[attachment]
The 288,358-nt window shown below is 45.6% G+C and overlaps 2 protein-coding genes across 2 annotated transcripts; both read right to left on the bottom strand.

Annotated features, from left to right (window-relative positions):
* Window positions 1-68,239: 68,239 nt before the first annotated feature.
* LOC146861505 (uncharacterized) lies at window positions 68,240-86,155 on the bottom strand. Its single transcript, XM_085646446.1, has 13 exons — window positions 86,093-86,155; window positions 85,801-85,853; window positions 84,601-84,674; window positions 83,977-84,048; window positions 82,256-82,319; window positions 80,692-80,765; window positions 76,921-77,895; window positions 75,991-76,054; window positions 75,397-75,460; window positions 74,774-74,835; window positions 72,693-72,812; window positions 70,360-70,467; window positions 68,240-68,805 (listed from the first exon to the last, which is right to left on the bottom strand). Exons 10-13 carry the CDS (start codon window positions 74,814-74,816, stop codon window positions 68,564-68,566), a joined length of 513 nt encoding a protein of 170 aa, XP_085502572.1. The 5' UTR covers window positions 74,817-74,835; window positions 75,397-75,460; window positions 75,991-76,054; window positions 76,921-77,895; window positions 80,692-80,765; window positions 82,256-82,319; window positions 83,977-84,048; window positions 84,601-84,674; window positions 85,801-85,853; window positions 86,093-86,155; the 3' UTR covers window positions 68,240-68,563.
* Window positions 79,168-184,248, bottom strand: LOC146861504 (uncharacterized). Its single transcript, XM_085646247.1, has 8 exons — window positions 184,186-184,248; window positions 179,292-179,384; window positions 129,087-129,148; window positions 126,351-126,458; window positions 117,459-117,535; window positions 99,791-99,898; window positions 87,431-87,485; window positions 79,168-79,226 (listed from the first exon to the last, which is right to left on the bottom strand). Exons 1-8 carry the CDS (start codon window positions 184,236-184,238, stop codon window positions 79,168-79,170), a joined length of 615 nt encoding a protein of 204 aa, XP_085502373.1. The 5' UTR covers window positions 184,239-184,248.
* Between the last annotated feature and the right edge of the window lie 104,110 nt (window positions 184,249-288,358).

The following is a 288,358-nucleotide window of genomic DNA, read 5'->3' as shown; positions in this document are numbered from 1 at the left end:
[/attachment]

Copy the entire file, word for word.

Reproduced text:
The 288,358-nt window shown below is 45.6% G+C and overlaps 2 protein-coding genes across 2 annotated transcripts; both read right to left on the bottom strand.

Annotated features, from left to right (window-relative positions):
* Window positions 1-68,239: 68,239 nt before the first annotated feature.
* LOC146861505 (uncharacterized) lies at window positions 68,240-86,155 on the bottom strand. Its single transcript, XM_085646446.1, has 13 exons — window positions 86,093-86,155; window positions 85,801-85,853; window positions 84,601-84,674; window positions 83,977-84,048; window positions 82,256-82,319; window positions 80,692-80,765; window positions 76,921-77,895; window positions 75,991-76,054; window positions 75,397-75,460; window positions 74,774-74,835; window positions 72,693-72,812; window positions 70,360-70,467; window positions 68,240-68,805 (listed from the first exon to the last, which is right to left on the bottom strand). Exons 10-13 carry the CDS (start codon window positions 74,814-74,816, stop codon window positions 68,564-68,566), a joined length of 513 nt encoding a protein of 170 aa, XP_085502572.1. The 5' UTR covers window positions 74,817-74,835; window positions 75,397-75,460; window positions 75,991-76,054; window positions 76,921-77,895; window positions 80,692-80,765; window positions 82,256-82,319; window positions 83,977-84,048; window positions 84,601-84,674; window positions 85,801-85,853; window positions 86,093-86,155; the 3' UTR covers window positions 68,240-68,563.
* Window positions 79,168-184,248, bottom strand: LOC146861504 (uncharacterized). Its single transcript, XM_085646247.1, has 8 exons — window positions 184,186-184,248; window positions 179,292-179,384; window positions 129,087-129,148; window positions 126,351-126,458; window positions 117,459-117,535; window positions 99,791-99,898; window positions 87,431-87,485; window positions 79,168-79,226 (listed from the first exon to the last, which is right to left on the bottom strand). Exons 1-8 carry the CDS (start codon window positions 184,236-184,238, stop codon window positions 79,168-79,170), a joined length of 615 nt encoding a protein of 204 aa, XP_085502373.1. The 5' UTR covers window positions 184,239-184,248.
* Between the last annotated feature and the right edge of the window lie 104,110 nt (window positions 184,249-288,358).

The following is a 288,358-nucleotide window of genomic DNA, read 5'->3' as shown; positions in this document are numbered from 1 at the left end: